The film premiered at the Tribeca Film Festival and won a best of fest prize at the Nantucket Film Festival. It was directed by Alexandra Dean and produced by Adam Haggiag.
“Bombshell” will open at the IFC Center in New York on Nov. 24, followed by a nationwide rollout.
Lamarr appeared nude at the age of 17 in the 1933 Czech film “Ecstasy” and later married a prominent Austrian businessman who became a weapons dealer to the Nazis. Lamarr, who was born Jewish, fled her husband in the middle of the night, boarding a boat for America with nothing to her name except a single designer gown. She eventually convinced MGM boss Louis B. Mayer to sign her to a deal.
She married six times. While a film star, Lamarr was also a secret inventor who helped the Allies win the war with a wireless form of communication called “frequency hopping,” which would go on to revolutionize communications all over the world — and perfected a radio system to throw Nazi torpedoes off course during World War II.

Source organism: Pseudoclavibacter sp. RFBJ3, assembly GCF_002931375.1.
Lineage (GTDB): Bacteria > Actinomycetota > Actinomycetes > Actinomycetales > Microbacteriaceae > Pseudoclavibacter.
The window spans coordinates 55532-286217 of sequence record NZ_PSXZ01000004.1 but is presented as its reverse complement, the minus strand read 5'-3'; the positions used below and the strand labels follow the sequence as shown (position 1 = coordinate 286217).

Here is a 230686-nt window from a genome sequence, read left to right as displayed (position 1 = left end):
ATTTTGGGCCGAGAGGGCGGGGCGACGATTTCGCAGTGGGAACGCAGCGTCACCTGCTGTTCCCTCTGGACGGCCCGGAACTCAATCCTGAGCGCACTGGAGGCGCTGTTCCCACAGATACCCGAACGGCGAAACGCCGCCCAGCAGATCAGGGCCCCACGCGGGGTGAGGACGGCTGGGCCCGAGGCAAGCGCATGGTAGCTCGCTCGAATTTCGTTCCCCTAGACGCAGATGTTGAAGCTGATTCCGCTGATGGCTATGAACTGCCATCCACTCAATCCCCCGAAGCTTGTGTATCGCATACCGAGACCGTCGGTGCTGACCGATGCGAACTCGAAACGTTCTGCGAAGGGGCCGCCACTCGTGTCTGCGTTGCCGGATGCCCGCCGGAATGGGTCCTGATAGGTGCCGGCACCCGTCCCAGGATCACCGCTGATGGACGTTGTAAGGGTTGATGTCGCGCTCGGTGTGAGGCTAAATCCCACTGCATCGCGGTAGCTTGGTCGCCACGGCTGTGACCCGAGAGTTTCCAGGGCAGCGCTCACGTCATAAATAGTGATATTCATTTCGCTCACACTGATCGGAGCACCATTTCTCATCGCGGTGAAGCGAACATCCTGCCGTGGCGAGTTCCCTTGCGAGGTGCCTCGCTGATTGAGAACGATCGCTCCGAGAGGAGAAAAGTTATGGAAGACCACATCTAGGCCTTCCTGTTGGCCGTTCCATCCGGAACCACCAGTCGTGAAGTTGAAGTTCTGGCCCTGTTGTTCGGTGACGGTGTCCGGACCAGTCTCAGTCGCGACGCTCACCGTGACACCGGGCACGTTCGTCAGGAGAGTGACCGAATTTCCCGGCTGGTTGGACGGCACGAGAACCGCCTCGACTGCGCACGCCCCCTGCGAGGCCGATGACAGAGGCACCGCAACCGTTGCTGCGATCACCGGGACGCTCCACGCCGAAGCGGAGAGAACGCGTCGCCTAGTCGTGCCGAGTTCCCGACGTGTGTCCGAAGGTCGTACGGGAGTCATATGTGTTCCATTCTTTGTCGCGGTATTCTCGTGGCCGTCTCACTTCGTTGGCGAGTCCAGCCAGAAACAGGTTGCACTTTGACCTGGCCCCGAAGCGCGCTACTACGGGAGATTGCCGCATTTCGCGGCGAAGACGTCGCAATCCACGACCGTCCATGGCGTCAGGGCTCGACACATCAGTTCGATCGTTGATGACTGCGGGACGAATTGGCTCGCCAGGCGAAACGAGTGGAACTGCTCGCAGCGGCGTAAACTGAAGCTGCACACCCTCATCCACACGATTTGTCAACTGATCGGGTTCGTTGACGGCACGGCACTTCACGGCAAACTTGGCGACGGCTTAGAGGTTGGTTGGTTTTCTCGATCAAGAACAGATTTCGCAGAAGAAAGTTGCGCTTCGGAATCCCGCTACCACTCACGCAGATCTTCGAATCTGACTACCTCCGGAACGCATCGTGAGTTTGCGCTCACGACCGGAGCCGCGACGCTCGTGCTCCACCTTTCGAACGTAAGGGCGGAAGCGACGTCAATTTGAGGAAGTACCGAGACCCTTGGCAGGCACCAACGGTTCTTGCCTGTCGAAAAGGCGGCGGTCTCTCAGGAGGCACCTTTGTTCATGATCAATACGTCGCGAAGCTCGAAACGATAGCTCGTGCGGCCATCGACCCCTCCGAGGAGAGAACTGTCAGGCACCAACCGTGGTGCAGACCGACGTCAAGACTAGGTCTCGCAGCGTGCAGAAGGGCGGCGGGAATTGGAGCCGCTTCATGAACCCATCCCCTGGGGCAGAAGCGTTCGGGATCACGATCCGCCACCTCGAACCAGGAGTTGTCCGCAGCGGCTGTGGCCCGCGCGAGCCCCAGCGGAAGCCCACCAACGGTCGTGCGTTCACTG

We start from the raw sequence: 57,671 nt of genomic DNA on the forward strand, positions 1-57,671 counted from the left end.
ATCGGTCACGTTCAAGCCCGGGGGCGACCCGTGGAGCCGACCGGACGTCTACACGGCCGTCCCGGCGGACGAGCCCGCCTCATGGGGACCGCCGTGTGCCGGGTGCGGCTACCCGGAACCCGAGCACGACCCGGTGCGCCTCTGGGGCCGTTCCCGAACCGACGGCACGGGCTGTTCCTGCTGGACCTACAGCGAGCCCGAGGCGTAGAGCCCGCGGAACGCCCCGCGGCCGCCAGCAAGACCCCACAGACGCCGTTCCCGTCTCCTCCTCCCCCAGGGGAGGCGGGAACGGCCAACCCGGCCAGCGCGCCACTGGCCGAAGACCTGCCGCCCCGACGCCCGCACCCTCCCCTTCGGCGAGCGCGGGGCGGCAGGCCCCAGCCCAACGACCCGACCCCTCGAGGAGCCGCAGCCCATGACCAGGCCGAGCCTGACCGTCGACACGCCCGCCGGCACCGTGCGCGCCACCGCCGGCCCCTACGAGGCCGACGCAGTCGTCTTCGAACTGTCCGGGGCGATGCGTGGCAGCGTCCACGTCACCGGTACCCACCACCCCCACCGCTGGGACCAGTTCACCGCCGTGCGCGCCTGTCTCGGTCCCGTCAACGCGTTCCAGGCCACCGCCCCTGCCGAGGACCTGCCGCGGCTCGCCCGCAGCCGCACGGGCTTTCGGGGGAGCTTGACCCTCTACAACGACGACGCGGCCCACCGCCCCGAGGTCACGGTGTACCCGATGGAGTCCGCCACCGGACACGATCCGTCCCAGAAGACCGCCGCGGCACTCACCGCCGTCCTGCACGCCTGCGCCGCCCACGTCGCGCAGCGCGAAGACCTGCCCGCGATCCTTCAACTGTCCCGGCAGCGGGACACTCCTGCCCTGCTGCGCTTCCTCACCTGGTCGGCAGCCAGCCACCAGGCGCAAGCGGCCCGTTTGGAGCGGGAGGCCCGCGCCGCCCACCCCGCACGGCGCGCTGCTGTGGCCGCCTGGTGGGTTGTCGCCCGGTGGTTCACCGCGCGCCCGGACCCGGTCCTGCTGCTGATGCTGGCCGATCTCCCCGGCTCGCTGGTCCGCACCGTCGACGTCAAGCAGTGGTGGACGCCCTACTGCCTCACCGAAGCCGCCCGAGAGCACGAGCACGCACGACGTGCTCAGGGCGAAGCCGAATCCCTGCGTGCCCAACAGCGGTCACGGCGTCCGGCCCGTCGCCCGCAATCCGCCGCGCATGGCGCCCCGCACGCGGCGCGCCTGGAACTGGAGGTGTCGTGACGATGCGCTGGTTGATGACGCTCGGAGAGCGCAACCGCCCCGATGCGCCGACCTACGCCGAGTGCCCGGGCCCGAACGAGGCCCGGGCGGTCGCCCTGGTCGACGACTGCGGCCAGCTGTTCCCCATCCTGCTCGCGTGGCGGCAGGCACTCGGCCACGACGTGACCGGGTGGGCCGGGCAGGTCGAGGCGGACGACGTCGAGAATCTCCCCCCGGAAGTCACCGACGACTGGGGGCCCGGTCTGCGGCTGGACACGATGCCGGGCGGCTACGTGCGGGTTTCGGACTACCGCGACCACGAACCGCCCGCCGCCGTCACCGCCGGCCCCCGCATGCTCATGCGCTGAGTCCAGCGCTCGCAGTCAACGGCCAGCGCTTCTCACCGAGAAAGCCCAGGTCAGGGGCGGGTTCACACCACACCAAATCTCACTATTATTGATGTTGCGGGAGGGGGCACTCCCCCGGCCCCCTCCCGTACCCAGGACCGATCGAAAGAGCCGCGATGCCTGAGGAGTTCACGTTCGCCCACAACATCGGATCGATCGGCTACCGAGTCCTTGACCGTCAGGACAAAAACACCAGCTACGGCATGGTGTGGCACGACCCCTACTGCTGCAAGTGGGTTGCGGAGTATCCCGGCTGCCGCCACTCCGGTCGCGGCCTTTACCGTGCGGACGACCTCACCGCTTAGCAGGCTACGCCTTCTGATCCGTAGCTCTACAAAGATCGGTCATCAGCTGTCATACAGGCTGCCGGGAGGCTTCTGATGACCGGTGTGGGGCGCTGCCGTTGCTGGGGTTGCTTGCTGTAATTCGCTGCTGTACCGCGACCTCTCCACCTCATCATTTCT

Her work, now considered the basis for bluetooth/cell phone technology, was so undervalued at the time that at the end of her life she was a recluse, impoverished and virtually forgotten. She died in 2000.
The deal was negotiated by Richard Lorber of Kino Lorber, Nancy Gerstman of Zeitgeist Films, and David Koh of Submarine.